Finding the Right Car for Your Teen

When buying a car for your young driver, it’s important to find one that’s budget-friendly, affordable to insure, and most importantly—safe.  But according to two studies conducted by the Information Institute for Highway Safety (IIHS), teenagers are more likely to drive the least safe vehicles on the road, such as sports cars, subcompacts, or mini-cars.

That’s unfortunate, because DMV statistics reveal that teenagers between the ages of 16 to 19 have the highest average crash and traffic violation rates annually. Small cars, or ones with high horsepower, just increase the risk of accidents, as teens tend to drive them more aggressively.

Whether you’re considering purchasing a new or used car—safety should always be your top consideration. And in today’s market, you don’t have to break the bank to find plenty of affordable options.

Safety First

“When you’re car shopping for a young adult, you want to avoid larger SUVs or trucks which are harder to control, as well as subcompacts or mini-cars that don’t perform as well as other cars do in collisions,” says John Barton, Senior Vice President of Lending for SchoolsFirst Federal Credit Union. “It’s wiser to choose a midsized car or SUV with the best safety ratings possible.”

And what are the must-have safety features? “Side airbags and electronic stability control (ESC), which reduces single-car crashes by helping drivers maintain control on slippery or winding roads,” says Barton. “Fortunately, these come standard on most cars today and even on older vehicles.”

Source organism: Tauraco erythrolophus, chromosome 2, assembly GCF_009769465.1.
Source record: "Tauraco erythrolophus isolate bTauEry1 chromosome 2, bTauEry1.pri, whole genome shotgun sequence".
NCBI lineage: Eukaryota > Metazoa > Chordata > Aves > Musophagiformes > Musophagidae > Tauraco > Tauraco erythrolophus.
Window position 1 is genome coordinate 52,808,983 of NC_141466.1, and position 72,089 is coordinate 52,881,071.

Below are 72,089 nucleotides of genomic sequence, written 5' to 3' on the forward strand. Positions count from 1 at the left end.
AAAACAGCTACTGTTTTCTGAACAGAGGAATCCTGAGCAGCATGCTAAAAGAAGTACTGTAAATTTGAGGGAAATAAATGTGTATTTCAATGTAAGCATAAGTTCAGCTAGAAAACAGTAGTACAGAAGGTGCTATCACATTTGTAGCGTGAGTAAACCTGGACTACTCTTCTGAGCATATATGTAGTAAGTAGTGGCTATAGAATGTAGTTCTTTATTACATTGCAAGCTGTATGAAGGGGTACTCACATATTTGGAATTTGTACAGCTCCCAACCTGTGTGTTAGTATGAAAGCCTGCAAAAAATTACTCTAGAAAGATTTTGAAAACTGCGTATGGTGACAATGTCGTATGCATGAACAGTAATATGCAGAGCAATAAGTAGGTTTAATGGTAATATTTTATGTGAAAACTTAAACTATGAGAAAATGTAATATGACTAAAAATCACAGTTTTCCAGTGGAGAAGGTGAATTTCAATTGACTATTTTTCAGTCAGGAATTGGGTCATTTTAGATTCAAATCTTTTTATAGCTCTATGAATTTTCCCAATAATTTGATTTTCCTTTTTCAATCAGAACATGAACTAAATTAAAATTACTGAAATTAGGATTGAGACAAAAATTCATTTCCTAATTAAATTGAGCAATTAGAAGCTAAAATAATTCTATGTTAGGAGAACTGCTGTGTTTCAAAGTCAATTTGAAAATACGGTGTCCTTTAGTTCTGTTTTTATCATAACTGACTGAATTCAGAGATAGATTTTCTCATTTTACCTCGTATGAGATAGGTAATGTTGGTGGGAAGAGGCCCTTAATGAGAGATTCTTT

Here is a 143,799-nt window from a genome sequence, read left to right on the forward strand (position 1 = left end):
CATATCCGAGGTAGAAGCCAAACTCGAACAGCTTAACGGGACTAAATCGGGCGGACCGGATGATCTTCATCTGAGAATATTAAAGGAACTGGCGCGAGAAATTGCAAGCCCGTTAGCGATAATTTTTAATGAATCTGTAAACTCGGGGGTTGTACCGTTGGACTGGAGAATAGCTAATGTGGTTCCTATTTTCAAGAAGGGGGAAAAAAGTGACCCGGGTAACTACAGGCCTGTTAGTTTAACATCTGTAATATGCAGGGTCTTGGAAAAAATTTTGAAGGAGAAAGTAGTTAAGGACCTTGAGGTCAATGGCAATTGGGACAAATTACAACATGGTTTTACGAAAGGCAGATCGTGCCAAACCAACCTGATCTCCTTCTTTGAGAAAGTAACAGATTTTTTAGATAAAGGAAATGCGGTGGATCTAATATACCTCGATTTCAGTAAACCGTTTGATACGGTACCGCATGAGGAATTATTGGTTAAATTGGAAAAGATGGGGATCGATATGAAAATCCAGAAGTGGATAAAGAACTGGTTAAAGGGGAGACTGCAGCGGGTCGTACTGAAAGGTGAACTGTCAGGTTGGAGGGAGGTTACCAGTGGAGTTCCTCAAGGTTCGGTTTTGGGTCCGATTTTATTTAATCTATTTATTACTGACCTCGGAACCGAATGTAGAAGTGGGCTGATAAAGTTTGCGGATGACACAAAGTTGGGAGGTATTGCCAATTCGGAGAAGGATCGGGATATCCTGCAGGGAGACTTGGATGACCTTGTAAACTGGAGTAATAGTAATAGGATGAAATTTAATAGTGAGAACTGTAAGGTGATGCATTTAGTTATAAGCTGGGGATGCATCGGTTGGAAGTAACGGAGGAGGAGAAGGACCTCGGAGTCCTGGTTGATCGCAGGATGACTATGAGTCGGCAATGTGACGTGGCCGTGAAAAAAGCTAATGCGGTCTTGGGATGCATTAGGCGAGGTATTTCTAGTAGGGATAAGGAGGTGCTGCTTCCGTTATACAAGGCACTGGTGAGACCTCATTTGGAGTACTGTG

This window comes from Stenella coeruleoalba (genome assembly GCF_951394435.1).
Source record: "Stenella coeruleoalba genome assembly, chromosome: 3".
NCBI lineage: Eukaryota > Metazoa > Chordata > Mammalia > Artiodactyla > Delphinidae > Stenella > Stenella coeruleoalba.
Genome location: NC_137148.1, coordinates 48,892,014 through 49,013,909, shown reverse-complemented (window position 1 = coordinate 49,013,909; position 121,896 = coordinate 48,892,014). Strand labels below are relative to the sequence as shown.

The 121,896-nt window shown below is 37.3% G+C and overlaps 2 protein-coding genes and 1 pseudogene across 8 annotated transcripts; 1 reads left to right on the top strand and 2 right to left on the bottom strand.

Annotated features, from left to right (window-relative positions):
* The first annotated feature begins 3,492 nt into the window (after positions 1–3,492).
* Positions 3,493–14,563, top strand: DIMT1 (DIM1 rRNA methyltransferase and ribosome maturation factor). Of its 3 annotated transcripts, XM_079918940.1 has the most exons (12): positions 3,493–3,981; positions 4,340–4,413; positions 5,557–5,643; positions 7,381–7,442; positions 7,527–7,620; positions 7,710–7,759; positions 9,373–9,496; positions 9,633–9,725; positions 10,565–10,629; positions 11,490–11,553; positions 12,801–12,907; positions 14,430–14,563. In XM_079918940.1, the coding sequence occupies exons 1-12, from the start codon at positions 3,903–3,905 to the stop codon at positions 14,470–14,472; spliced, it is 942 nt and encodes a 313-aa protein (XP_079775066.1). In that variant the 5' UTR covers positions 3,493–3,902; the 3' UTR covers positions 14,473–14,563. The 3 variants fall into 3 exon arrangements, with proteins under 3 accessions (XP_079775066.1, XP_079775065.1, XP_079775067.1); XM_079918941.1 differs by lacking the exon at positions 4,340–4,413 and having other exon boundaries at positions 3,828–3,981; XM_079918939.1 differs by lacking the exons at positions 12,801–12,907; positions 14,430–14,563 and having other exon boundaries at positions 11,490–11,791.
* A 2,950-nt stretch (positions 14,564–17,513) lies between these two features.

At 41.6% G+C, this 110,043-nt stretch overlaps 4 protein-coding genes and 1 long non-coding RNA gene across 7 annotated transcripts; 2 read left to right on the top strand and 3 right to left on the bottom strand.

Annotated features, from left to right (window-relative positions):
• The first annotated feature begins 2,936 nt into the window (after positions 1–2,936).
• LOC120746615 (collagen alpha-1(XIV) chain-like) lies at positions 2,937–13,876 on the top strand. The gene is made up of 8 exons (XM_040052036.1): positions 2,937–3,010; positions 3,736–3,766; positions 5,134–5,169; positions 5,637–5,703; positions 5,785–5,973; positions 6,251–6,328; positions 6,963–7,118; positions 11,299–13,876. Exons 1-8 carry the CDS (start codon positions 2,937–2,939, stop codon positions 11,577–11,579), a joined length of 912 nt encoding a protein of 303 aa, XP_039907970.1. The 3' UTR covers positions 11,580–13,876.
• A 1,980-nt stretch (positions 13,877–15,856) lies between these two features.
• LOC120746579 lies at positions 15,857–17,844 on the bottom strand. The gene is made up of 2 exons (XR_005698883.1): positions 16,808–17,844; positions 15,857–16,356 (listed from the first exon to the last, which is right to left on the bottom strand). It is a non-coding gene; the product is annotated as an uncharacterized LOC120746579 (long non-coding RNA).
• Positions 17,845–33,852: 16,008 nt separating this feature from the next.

The Ratings Matter

To help you research cars, IIHS and the National Highway Traffic Safety Administration (NHTSA) conduct crash tests and then rate cars on their safety. This includes testing vehicles for how they perform in front, side, roll over and rear-crash tests.  You can review their findings at and IIHS also provides a list of recommended vehicles for teens, at prices ranging from under $5,000 up to nearly $20,000.  Just visit the IIHS website and search “safe vehicles for teens.”

More Education, Safer Drivers

Barton also recommends additional driver safety education, such as teenSMART, an online program that has been nationally recognized for its results. According to California DMV reports, accident rates for teenSMART drivers were 30% lower than a matched control group of students from the same high schools who didn’t take the training. There are also hands-on, advanced driving courses to teach teens how to avoid collisions. Many insurance carriers will give discounts for these courses.

The Cost to Insure

It’s no secret that insuring a teen driver can be pricey—because they pose more of a risk on the road. So be sure to take the discounts designed specifically for teens. In addition to taking a driver safety course or advanced driving training, being a good student brings another discount; these discounts vary by state, so ask your insurance provider. Purchasing the right car will also reduce premiums. For example, a used, midsized car will cost less to insure than a sports car, and newer cars with extra security features also bring discounts. And if you and your young driver agree to install an electronic device to monitor driving habits, you’ll get a discount for that.

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Extra Credit provides general information to help improve our Member’s financial lives. Every situation is different, so please contact us for guidance on your specific needs. The advice provided in Extra Credit is not intended to serve as a substitute for speaking to a loan representative, financial advisor, or BALANCE counselor who can help tailor a solution for you.

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